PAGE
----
Title – X+Y (2014)
Director – Morgan Matthews (Shooting Bigfoot)
Cast – Asa Butterfield, Sally Hawkins, Rafe Spall, Eddie Marsan, Jo Yang, Martin McCann
Plot – With a mix of autism and Asperger’s young teen Nathan Ellis (Butterfield) finds solace in the world of mathematics and in the support of his single mother Julie (Hawkins) and teacher Martin (Spall). When a chance to represent England at the International Mathematics Olympiad arises, new worlds will be opened up to Nathan as he confronts the world of mathematics and the world of his condition head on.
“Sometimes you have to change your shape… to fit in”
Review by Eddie on 14/09/2015
When you’re looking for one of the feel good movies of the year a film centred around the cut throat world of competitive mathematics and the mind of an autistic boy who lost his beloved father in a fatal car crash doesn’t exactly scream out as a candidate but low and behold documentarian turned feature film director Morgan Matthews X + Y (also known as A Brilliant Young Mind) could well be the feel good film of the year.
Creating a coming of age love story and trial against adversity narrative from his experiences documenting those with autism attending the International Mathematics Olympiad (title of that documentary is Beautiful Young Minds), the nerds version of the Olympics that is really one giant exam, fun right? Matthews showcases an innate ability behind the camera that would suggest his future in the feature film industry is one to get excited about. Matthews handles the films myriad clichés (you’re never in too much doubt about where the story is headed, although the ending subverts expectations) with a deft touch so that the film never feels overly manipulative or even familiar despite its feel good playbook ticking’s off and with a winning cast X + Y delivers equal amounts of smarts, laughs and emotional punches.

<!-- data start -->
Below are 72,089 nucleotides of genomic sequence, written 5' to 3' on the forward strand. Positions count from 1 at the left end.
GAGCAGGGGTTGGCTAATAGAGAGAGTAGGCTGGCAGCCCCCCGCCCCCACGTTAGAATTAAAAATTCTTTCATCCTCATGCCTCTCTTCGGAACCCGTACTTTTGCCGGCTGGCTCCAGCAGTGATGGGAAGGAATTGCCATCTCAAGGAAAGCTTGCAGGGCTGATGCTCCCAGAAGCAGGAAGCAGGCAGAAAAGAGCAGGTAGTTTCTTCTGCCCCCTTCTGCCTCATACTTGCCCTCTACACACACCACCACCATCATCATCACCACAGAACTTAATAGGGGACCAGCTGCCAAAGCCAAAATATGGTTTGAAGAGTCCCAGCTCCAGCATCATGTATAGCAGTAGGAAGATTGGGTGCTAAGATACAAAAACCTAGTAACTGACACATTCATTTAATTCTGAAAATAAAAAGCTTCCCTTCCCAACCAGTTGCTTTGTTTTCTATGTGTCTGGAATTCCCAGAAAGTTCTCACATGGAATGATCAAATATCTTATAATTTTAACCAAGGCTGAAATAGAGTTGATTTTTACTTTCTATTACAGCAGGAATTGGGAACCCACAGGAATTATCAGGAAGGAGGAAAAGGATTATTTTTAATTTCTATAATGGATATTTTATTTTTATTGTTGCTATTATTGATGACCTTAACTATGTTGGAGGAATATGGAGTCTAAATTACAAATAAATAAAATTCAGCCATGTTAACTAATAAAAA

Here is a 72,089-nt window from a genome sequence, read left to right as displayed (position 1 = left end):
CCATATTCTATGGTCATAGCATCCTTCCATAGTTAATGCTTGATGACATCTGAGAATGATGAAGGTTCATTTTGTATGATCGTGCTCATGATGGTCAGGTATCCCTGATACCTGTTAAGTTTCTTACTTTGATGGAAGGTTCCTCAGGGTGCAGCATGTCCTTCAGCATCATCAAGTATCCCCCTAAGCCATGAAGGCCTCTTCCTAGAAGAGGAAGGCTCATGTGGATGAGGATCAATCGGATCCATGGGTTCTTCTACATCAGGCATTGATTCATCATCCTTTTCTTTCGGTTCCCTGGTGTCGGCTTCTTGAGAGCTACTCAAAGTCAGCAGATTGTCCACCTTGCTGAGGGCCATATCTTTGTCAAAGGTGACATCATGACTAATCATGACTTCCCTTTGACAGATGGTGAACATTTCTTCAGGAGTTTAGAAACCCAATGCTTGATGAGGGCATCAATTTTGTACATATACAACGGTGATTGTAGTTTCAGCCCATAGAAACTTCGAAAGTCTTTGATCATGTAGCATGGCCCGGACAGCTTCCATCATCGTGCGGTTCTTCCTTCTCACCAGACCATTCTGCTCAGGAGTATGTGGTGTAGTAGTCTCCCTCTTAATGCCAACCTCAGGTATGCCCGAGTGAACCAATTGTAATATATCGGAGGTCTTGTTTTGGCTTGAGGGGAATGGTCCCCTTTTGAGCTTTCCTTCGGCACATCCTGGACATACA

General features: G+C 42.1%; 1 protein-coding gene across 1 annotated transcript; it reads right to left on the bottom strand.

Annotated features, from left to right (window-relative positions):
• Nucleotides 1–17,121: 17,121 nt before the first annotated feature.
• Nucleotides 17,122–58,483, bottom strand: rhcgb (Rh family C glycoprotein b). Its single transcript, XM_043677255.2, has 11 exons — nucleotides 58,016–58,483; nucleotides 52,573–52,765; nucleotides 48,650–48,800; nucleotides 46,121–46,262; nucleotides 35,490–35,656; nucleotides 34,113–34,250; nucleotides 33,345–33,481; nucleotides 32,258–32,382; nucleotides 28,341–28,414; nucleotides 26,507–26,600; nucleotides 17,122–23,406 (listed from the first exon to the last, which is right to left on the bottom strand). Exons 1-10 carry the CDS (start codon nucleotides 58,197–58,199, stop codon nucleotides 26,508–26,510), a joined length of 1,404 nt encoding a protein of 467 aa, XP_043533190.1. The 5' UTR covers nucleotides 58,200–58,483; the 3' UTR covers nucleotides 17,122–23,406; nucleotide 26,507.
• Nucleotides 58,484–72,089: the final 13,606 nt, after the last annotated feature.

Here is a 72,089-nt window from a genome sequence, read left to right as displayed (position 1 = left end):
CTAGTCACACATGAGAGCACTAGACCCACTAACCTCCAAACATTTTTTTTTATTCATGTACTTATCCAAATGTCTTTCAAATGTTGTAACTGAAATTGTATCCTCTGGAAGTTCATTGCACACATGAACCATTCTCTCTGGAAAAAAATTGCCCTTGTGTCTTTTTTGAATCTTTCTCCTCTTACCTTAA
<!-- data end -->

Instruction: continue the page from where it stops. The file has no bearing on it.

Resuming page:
Last seen making a mark in Martin Scorsese’s Hugo and long rumoured to be in the final runnings for the newest Spider-Man gig, Asa Butterfield delivers a considered and well put together turn as the “different” Nathan Ellis. It’s not at all an easy role and one that had it been overplayed or underplayed would’ve ruined the picture but Butterfield succeeds with flying colours and his interplay with the films experienced elder statesman in the form of Sally Hawkins, Eddie Marsan and in particular Rafe Spall create a winning case all round with any scene between Butterfield and Spall either outright hilarious or heart-warmingly sincere.
I know I don’t find maths in any way shape or form exciting but no matter how you feel about the beautiful world of numbers and problem solving X + Y will be a winner for the whole family. With the right amount of wit, intelligence and with an affable likeable cast, X + Y is one of the year’s most enjoyable tales that embraces its clichés and delivers them with a fresh spin meaning that Marshall’s film ads up to an all-round winner.
4 complicated takeaway orders out of 5